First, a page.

This example generates an object diagram showing the lists from Section 10.1. You can download it from http://thinkpython.com/code/lumpy_demo3.py.
from swampy.Lumpy import Lumpy lumpy = Lumpy() lumpy.make_reference() cheeses = ['Cheddar', 'Edam', 'Gouda'] numbers = [17, 123] empty =  lumpy.object_diagram()
Figure 22.3.1 shows the result. Lists are represented by a box that shows the indices mapping to the elements. This representation is slightly misleading, since indices are not actually part of the list, but I think they make the diagram easier to read. The empty list is represented by an empty box.
And here’s an example showing the dictionaries from Section 11.4. You can download it from http://thinkpython.com/code/lumpy_demo4.py.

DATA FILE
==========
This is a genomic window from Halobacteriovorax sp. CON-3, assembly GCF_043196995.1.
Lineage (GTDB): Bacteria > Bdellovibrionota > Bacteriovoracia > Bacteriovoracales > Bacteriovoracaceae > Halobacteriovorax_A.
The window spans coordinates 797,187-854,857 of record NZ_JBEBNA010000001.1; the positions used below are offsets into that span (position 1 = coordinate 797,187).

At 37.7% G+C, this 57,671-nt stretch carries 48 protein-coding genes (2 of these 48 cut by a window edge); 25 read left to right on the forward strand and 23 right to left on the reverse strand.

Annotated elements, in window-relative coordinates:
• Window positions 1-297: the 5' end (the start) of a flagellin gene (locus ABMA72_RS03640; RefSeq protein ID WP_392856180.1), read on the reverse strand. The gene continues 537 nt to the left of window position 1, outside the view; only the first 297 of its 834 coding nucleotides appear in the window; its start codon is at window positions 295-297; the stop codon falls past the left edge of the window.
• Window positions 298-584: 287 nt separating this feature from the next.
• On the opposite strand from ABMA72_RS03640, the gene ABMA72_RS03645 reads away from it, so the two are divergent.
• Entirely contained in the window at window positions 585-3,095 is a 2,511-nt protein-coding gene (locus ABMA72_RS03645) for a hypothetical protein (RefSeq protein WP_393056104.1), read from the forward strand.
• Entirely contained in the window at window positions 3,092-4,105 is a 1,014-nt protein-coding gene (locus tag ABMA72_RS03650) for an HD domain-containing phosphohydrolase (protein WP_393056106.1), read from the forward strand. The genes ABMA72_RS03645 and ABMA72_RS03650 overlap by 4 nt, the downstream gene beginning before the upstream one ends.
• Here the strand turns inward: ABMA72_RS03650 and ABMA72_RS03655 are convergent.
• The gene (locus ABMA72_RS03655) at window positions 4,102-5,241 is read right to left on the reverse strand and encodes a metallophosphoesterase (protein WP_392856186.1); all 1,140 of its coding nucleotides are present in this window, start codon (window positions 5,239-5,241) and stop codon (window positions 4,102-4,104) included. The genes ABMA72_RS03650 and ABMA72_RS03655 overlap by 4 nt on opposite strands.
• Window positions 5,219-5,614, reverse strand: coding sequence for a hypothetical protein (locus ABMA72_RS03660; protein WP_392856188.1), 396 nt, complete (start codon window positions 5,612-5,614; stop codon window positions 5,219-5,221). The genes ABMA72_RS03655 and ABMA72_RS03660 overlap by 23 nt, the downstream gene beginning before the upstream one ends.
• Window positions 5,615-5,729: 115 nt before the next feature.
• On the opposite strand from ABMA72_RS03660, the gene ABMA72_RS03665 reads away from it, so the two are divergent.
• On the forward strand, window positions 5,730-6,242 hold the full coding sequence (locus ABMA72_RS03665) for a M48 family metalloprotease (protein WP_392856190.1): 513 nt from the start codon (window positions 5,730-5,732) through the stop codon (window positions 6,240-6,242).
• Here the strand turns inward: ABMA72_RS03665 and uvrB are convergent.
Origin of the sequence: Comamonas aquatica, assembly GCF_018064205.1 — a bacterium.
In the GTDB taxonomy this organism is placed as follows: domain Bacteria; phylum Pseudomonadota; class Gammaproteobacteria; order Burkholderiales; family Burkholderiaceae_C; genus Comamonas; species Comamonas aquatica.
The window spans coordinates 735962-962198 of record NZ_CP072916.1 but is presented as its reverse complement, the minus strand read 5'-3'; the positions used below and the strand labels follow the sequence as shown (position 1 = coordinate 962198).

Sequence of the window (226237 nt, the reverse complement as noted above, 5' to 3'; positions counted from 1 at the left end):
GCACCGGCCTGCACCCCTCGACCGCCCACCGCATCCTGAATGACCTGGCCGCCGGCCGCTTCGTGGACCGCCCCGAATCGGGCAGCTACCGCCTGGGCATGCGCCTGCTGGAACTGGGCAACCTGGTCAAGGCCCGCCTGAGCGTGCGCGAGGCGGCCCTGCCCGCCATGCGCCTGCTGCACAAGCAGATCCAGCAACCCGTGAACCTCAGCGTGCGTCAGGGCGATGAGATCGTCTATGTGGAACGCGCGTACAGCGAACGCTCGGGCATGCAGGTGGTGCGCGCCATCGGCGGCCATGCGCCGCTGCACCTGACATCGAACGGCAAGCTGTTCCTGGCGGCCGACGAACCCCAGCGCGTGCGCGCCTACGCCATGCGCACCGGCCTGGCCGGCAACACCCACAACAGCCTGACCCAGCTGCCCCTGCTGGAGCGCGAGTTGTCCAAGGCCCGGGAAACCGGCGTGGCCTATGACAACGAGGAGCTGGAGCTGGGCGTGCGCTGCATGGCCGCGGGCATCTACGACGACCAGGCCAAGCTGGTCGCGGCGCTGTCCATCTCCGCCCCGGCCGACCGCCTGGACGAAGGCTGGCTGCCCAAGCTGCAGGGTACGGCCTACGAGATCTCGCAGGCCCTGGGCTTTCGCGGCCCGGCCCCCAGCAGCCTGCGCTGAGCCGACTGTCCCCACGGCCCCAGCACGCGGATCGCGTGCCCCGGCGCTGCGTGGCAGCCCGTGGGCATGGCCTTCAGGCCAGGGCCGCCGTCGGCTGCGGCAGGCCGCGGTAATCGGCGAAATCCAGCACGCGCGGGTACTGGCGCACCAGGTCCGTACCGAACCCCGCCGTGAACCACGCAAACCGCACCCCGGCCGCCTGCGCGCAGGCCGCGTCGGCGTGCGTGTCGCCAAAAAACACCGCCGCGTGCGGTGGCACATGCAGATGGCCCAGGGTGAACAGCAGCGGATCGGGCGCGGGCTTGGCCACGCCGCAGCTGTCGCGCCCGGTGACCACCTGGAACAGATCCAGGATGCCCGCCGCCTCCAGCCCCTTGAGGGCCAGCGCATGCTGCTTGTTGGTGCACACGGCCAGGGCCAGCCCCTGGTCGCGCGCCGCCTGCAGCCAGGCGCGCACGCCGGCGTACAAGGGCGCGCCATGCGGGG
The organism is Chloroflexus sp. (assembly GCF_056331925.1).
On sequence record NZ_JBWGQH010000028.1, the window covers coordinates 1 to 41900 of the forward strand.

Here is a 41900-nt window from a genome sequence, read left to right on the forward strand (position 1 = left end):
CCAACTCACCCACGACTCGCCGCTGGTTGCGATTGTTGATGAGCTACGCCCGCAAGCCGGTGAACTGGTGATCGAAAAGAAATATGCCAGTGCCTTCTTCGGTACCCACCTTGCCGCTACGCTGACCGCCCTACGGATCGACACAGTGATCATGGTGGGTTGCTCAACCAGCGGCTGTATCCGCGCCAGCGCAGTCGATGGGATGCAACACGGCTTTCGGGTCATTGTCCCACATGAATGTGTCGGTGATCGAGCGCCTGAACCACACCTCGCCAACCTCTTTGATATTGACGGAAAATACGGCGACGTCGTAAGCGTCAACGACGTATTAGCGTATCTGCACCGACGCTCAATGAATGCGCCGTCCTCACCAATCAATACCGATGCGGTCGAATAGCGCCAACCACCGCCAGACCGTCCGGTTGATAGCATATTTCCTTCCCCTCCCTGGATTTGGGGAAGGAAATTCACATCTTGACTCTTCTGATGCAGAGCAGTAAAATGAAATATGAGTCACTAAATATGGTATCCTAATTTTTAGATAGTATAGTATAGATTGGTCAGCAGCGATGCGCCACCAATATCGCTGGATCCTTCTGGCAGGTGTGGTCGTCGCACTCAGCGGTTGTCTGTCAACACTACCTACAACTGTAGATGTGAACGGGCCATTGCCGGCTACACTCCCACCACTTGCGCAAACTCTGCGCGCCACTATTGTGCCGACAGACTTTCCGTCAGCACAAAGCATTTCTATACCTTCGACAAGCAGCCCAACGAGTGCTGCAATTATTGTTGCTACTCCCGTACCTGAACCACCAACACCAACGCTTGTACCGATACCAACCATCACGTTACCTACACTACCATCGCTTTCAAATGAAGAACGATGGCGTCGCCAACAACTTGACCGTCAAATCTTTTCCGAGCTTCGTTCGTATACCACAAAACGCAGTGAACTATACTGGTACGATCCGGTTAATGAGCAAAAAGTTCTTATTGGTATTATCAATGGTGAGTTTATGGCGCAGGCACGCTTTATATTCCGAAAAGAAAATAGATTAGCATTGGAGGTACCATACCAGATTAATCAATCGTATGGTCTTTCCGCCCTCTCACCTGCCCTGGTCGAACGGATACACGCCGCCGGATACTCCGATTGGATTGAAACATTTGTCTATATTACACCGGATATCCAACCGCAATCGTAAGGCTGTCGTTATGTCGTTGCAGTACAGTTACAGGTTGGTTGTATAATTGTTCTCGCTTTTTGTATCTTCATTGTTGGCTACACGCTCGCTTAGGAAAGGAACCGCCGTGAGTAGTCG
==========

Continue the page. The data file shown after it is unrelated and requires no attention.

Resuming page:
from swampy.Lumpy import Lumpy lumpy = Lumpy() lumpy.make_reference() hist = histogram('parrot') inverse = invert_dict(hist) lumpy.object_diagram()
Figure 22.3.2 shows the result.
hist is a dictionary that maps from characters (single-letter strings) to integers;
inverse maps from integers to lists of strings.
This example generates an object diagram for Point and Rectangle objects, as in Section 15.6. You can download it from http://thinkpython.com/code/lumpy_demo5.py.
import copy from swampy.Lumpy import Lumpy lumpy = Lumpy() lumpy.make_reference() box = Rectangle() box.width = 100.0 box.height = 200.0 box.corner = Point() box.corner.x = 0.0 box.corner.y = 0.0 box2 = copy.copy(box) lumpy.object_diagram()
Figure 22.3.3 shows the result.
copy.copy make a shallow copy, so
box2 have their own
height, but they share the same embedded Point object. This kind of sharing is usually fine with immutable objects, but with mutable types, it is highly error-prone.